The Alaska Invasive Species Workshop Oct. 27-29 in Juneau will highlight invasive species management and issues in Southeast Alaska and around the state.
Keynote speaker John Hudson, a biologist with the U.S. Fish and Wildlife in Juneau, will offer a public lecture at 6 p.m. Oct. 26 at the Mendenhall Valley Library. His talk is titled “Juneau’s Green Invasion: Non-Native Plants That Threaten Local Ecosystems.”The workshop in the next two days will address Southeast concerns, including cruise ship ballast water and management of garlic mustard, knotweed and Didemnum vexillum, a marine tunicate that has shown up in Sitka. Several presentations will focus on elodea, a fast-growing aquatic plant that can reduce the quality of fish habitat and create difficulties for recreational boaters and for pilots landing on lakes. Discovering elodea at Lake Hood in Anchorage this past summer was a special concern, said workshop coordinator Gino Graziano, since the dense mats of elodea presented navigation challenges to pilots at the busy floatplane base. Planes also can easily transport the aquatic plant to other lakes.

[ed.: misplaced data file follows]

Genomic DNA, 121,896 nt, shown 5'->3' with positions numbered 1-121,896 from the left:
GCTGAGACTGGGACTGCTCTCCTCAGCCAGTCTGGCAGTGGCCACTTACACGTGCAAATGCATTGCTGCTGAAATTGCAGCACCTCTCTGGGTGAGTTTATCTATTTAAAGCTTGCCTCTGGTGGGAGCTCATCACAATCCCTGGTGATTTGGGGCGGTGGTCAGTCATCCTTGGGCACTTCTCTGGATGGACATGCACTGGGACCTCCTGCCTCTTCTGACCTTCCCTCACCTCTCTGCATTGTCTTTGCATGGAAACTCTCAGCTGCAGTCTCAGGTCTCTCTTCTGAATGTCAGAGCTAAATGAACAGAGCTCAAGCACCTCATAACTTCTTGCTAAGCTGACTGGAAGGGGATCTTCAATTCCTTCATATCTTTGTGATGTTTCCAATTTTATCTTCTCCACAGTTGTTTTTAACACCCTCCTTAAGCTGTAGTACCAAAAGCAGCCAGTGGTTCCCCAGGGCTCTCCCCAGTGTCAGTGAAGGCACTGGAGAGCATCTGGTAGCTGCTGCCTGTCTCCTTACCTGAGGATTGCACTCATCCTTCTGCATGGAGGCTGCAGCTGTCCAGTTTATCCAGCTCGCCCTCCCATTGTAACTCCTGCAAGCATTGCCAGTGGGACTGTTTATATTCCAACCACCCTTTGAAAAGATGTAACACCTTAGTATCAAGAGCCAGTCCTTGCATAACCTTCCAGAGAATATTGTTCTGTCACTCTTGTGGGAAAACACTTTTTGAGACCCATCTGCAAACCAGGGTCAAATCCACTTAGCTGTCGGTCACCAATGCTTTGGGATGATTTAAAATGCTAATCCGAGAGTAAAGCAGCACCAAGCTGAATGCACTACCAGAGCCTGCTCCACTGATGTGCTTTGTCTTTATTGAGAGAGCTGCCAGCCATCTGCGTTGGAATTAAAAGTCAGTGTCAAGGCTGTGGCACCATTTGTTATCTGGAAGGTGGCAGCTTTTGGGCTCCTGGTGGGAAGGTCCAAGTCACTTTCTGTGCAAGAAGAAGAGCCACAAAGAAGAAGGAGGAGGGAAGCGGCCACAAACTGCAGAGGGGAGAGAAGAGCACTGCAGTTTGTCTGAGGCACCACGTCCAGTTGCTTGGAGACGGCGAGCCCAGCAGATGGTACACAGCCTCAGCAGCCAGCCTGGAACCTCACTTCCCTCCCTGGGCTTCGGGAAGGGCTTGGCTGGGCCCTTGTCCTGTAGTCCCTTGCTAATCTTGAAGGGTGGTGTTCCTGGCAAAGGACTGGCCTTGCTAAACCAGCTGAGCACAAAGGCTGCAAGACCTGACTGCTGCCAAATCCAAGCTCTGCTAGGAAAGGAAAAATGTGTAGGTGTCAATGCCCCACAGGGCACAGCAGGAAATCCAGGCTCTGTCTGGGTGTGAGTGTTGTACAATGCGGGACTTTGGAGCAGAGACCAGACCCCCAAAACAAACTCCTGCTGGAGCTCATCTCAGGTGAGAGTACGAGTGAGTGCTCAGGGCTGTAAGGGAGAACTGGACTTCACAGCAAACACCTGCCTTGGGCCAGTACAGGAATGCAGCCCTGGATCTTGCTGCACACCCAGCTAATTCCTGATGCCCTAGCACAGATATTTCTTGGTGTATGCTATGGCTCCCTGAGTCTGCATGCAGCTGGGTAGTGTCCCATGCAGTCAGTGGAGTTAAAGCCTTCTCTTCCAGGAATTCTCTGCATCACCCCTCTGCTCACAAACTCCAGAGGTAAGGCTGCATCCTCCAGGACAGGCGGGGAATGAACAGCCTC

Other presentations will cover how to prevent and manage invasive species across international and domestic boundaries and the Alaska invasive weeds identification app.
The agenda and registration information are at www.alaskainvasives.org. The workshop was organized by the Alaska Committee for Noxious and Invasive Plant Management and the Alaska Invasive Species Group, informal groups composed of agencies and organizations statewide. The University of Alaska Fairbanks Cooperative Extension Service will host the workshop at Elizabeth Peratrovich Hall in downtown Juneau.